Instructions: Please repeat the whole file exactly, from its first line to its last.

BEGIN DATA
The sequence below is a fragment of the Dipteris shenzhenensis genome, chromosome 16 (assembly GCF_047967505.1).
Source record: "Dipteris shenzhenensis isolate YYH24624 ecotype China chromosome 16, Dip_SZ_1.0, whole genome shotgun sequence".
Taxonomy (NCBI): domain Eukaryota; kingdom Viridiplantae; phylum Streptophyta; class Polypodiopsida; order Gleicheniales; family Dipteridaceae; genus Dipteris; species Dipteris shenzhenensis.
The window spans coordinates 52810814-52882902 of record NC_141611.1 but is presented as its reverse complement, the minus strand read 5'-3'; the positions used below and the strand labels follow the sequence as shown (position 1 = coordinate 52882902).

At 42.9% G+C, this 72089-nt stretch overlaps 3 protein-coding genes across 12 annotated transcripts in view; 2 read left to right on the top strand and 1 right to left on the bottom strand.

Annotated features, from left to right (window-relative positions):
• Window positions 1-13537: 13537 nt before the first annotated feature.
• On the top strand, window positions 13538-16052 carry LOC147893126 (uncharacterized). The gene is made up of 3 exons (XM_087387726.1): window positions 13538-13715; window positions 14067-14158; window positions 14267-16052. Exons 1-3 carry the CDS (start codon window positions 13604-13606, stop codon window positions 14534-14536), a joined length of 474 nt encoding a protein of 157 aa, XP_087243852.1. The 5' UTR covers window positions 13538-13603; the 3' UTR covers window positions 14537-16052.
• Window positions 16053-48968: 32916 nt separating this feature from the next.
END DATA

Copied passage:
The sequence below is a fragment of the Dipteris shenzhenensis genome, chromosome 16 (assembly GCF_047967505.1).
Source record: "Dipteris shenzhenensis isolate YYH24624 ecotype China chromosome 16, Dip_SZ_1.0, whole genome shotgun sequence".
Taxonomy (NCBI): domain Eukaryota; kingdom Viridiplantae; phylum Streptophyta; class Polypodiopsida; order Gleicheniales; family Dipteridaceae; genus Dipteris; species Dipteris shenzhenensis.
The window spans coordinates 52810814-52882902 of record NC_141611.1 but is presented as its reverse complement, the minus strand read 5'-3'; the positions used below and the strand labels follow the sequence as shown (position 1 = coordinate 52882902).

At 42.9% G+C, this 72089-nt stretch overlaps 3 protein-coding genes across 12 annotated transcripts in view; 2 read left to right on the top strand and 1 right to left on the bottom strand.

Annotated features, from left to right (window-relative positions):
• Window positions 1-13537: 13537 nt before the first annotated feature.
• On the top strand, window positions 13538-16052 carry LOC147893126 (uncharacterized). The gene is made up of 3 exons (XM_087387726.1): window positions 13538-13715; window positions 14067-14158; window positions 14267-16052. Exons 1-3 carry the CDS (start codon window positions 13604-13606, stop codon window positions 14534-14536), a joined length of 474 nt encoding a protein of 157 aa, XP_087243852.1. The 5' UTR covers window positions 13538-13603; the 3' UTR covers window positions 14537-16052.
• Window positions 16053-48968: 32916 nt separating this feature from the next.